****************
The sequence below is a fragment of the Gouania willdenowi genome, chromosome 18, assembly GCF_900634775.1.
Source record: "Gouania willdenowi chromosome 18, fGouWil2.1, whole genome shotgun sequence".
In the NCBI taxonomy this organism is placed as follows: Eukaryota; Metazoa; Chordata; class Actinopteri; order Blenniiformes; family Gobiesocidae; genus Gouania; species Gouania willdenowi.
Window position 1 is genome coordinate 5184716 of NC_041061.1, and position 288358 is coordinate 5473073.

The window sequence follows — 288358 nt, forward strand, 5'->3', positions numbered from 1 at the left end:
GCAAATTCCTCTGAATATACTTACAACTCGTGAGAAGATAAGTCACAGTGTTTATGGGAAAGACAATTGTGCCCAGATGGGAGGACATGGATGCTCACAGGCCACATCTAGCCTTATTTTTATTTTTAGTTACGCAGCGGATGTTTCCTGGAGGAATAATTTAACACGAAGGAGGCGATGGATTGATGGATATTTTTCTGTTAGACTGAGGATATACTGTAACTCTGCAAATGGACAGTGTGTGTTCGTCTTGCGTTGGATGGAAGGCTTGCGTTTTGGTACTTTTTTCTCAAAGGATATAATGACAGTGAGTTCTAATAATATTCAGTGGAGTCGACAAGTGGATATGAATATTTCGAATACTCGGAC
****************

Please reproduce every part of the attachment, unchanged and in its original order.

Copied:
The sequence below is a fragment of the Gouania willdenowi genome, chromosome 18, assembly GCF_900634775.1.
Source record: "Gouania willdenowi chromosome 18, fGouWil2.1, whole genome shotgun sequence".
In the NCBI taxonomy this organism is placed as follows: Eukaryota; Metazoa; Chordata; class Actinopteri; order Blenniiformes; family Gobiesocidae; genus Gouania; species Gouania willdenowi.
Window position 1 is genome coordinate 5184716 of NC_041061.1, and position 288358 is coordinate 5473073.

The window sequence follows — 288358 nt, forward strand, 5'->3', positions numbered from 1 at the left end:
GCAAATTCCTCTGAATATACTTACAACTCGTGAGAAGATAAGTCACAGTGTTTATGGGAAAGACAATTGTGCCCAGATGGGAGGACATGGATGCTCACAGGCCACATCTAGCCTTATTTTTATTTTTAGTTACGCAGCGGATGTTTCCTGGAGGAATAATTTAACACGAAGGAGGCGATGGATTGATGGATATTTTTCTGTTAGACTGAGGATATACTGTAACTCTGCAAATGGACAGTGTGTGTTCGTCTTGCGTTGGATGGAAGGCTTGCGTTTTGGTACTTTTTTCTCAAAGGATATAATGACAGTGAGTTCTAATAATATTCAGTGGAGTCGACAAGTGGATATGAATATTTCGAATACTCGGAC